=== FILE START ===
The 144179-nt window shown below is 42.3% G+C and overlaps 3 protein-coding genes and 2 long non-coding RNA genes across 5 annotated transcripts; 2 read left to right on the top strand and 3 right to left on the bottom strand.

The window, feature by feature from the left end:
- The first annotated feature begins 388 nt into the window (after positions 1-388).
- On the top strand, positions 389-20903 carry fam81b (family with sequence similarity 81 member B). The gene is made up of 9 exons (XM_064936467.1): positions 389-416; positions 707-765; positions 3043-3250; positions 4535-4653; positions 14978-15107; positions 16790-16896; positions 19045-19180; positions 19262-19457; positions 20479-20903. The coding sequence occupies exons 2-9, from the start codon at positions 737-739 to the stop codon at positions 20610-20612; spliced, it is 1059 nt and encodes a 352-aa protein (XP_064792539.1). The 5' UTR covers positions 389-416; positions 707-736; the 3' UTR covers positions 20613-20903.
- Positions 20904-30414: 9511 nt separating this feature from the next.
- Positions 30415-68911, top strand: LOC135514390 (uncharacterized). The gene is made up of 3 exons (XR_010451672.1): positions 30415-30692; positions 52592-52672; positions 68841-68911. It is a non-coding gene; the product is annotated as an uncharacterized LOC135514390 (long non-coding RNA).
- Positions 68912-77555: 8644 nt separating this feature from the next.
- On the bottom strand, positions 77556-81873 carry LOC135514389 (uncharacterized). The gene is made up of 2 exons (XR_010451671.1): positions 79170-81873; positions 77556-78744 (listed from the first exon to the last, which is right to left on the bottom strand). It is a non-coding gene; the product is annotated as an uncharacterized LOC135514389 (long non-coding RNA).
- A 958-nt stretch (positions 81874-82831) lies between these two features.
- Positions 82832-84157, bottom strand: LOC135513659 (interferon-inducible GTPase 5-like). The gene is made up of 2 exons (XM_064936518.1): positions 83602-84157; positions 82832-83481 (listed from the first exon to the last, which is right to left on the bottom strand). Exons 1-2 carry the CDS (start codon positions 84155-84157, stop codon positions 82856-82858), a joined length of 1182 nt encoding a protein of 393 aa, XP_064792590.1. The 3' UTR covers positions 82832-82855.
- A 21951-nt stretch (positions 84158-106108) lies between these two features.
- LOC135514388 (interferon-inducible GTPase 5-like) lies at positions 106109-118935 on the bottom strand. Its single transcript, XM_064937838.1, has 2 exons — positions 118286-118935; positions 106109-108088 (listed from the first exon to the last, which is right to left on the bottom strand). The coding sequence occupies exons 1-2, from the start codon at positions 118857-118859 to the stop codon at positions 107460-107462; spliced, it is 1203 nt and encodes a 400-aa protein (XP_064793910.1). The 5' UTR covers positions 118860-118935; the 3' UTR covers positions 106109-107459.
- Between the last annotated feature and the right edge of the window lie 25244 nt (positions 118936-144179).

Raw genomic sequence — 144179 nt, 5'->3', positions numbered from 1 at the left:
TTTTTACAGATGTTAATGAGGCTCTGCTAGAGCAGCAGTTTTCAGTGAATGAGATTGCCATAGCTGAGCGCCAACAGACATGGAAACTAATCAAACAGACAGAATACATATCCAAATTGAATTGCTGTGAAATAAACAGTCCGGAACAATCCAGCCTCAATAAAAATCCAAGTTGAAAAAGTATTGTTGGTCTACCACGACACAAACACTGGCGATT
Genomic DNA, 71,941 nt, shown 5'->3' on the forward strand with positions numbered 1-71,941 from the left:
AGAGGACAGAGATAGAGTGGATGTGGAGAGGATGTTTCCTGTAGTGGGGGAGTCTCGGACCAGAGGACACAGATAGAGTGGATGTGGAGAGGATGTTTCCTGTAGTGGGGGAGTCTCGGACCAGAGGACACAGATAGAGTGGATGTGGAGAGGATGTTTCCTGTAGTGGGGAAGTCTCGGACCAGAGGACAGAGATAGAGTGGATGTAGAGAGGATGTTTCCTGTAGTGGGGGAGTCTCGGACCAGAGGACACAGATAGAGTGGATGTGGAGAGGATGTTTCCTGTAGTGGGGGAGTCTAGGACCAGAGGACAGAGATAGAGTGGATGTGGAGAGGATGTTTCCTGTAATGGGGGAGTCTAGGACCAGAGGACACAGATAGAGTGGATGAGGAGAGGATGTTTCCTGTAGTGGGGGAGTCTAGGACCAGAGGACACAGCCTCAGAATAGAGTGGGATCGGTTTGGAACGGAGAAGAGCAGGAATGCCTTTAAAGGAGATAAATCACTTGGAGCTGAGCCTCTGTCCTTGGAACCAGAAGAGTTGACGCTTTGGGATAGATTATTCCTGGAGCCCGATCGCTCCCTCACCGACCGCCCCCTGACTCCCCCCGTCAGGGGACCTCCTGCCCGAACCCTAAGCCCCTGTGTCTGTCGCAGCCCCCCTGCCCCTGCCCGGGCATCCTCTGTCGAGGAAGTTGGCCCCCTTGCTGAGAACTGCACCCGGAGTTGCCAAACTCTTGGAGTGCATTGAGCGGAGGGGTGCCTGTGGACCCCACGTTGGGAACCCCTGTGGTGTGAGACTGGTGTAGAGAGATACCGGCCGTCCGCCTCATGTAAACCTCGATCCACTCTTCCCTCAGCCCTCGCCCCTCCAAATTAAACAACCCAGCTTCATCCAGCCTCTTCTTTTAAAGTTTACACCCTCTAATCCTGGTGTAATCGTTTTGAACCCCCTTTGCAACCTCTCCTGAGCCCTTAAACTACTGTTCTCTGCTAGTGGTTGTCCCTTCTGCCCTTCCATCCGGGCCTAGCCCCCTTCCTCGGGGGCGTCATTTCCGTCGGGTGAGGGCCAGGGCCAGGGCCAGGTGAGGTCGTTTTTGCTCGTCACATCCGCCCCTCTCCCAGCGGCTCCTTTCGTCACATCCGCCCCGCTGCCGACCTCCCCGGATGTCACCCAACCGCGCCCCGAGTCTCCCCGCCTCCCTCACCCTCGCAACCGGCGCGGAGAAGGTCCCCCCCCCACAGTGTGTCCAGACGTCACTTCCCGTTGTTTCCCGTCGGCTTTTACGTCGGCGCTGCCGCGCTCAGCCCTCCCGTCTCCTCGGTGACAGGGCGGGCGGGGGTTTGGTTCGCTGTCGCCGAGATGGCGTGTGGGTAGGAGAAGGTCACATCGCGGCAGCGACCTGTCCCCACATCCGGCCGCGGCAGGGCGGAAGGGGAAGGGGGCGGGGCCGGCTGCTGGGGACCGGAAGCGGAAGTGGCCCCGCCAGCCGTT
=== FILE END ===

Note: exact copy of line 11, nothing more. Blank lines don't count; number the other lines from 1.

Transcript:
- A 21951-nt stretch (positions 84158-106108) lies between these two features.